I Heart Huckabees

If you're pissed off by that precious little heart in the title meant to be pronounced I Heart Huckabees, then this ad-spinning fourth film from the prodding, risk-insensitive David O. Russell (Spanking the Monkey, Flirting With Disaster, Three Kings) may drive you up the wall. Trying to balance mirth and metaphysics, Russell walks a tightrope and tips recariously into incoherence. But how do you not heart a movie that breaks ranks with tight-assed formula and gets dissed by The New Yorker as an "authentic disaster" What's it all about? Don't ask.

It sounds silly to say that Jason Schwartzman, in his richest role since Rushmore, plays Albert, an environmentalist et tormented with questions about the meaning of existence, especially his own. It sounds sillier to add that Albert hires the Jaffes, Bernard (Dustin Hoffman) and Vivian (Lily Tomlin), a married couple billed as existential detectives. Woody Allen ed to joke about cheating on his philosophy exam by peeking into the soul of the boy next to him. The Jaffes peek into bert's soul to get to the bottom of his angst. Russell adopts the same method. With a philosopher's eye and an ear for surdist humor, he looks into the void of our pop-corporate culture to see if there is any soul left. The film flies by on e wings of Jon Brion's fleet score, but the gravity of the situation is never in doubt. Which brings us to Huckabees, the "everything store" that tries to destroy Albert's Open Spaces program by co-opting for the store ad campaign. Albert's pretty-boy nemesis is Huckabees exec Brad (Jude Law), who lives with Dawn (Naomi Watts), the Huckabees spokesmodel. Sexy, fab and deeply fake, Brad and Dawn represent everything for which most of us sell our souls to the company store. Then Brad hires the Jaffes to look into his void, and Dawn — heeding their Zen message of terconnectedness —  shunning makeup and wearing an Amish bonnet.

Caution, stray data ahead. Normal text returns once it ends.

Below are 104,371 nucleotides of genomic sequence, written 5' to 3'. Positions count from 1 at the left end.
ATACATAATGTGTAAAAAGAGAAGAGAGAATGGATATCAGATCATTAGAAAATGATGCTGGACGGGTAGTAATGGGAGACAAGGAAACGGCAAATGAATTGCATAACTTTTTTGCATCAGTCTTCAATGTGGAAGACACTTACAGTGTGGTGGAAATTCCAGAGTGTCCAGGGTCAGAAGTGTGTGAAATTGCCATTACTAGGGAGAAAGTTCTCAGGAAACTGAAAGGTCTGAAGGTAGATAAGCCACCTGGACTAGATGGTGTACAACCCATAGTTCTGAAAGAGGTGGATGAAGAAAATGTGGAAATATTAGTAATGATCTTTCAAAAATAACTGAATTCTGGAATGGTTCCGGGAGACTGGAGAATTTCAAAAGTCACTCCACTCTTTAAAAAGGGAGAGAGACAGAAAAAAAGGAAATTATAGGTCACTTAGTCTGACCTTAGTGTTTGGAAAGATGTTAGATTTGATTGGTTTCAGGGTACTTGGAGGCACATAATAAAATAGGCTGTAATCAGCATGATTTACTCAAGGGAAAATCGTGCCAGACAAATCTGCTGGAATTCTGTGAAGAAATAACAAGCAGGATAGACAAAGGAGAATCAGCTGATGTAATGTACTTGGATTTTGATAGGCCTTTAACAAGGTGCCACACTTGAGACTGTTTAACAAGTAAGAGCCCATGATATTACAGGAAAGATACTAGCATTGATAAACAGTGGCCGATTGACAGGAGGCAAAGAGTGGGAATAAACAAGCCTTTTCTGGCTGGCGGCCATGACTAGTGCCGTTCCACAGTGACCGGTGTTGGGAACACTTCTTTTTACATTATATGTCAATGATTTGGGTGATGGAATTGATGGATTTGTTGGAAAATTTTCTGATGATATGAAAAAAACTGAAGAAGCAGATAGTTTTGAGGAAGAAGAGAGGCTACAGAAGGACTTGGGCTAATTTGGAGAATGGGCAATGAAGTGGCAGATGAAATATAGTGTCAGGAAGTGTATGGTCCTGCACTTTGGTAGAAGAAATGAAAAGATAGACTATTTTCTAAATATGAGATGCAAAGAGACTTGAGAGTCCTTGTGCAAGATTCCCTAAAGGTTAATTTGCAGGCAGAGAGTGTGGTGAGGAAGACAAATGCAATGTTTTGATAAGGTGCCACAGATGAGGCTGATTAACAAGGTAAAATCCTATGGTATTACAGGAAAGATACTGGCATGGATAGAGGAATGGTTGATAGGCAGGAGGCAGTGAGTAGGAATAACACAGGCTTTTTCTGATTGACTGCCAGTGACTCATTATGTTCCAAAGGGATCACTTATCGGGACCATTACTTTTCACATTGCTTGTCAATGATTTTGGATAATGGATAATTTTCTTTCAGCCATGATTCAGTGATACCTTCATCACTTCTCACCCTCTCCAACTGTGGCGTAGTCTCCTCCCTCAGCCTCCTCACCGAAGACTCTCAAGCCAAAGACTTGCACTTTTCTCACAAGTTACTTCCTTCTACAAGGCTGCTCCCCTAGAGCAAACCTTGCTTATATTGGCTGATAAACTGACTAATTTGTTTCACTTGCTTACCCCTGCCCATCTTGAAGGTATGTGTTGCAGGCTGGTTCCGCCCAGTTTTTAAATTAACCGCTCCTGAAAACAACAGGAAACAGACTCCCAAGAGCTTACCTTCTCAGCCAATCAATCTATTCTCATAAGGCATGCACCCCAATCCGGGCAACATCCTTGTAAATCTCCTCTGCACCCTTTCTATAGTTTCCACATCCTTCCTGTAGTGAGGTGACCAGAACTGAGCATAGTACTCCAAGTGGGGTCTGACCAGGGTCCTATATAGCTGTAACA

Under Russell's shrewdly screwball direction, the actors go places they've never been before. Law and Watts take flight into e wild blue of farce. And the teamwork of Hoffman, sporting a Beatle cut, and Tomlin, wearing power suits that can't hide r antic spirit, is a pleasure. Isabelle Huppert is a cerebral hottie as Caterine, the dark counterpart to the Jaffes — her ilosophy is engraved on a business card: cruelty. manipulation. meaninglessness.

Best of all is Mark Wahlberg as Tommy, an angry post-9/11 firefighter so against Big Oil that he rides to fire scenes on his ke. Tommy switches from the Jaffes to Caterine to learn harsher truths. Back from the career death of Planet of the es, Rock and The Trouble With Charlie, Wahlberg gives an indelibly funny and touching performance at constitutes the film's heart.P>ussell, who co-wrote the script with Jeff Baena, tosses so many big ideas in the air that it's not surprising a few crash d burn. Live with it. Russell is a true original. It's not in his DNA to play it safe. He's a rebel Pied Piper, and ckabees is one more reason to follow him anywhere.

From The Archives Issue 330: November 13, 1980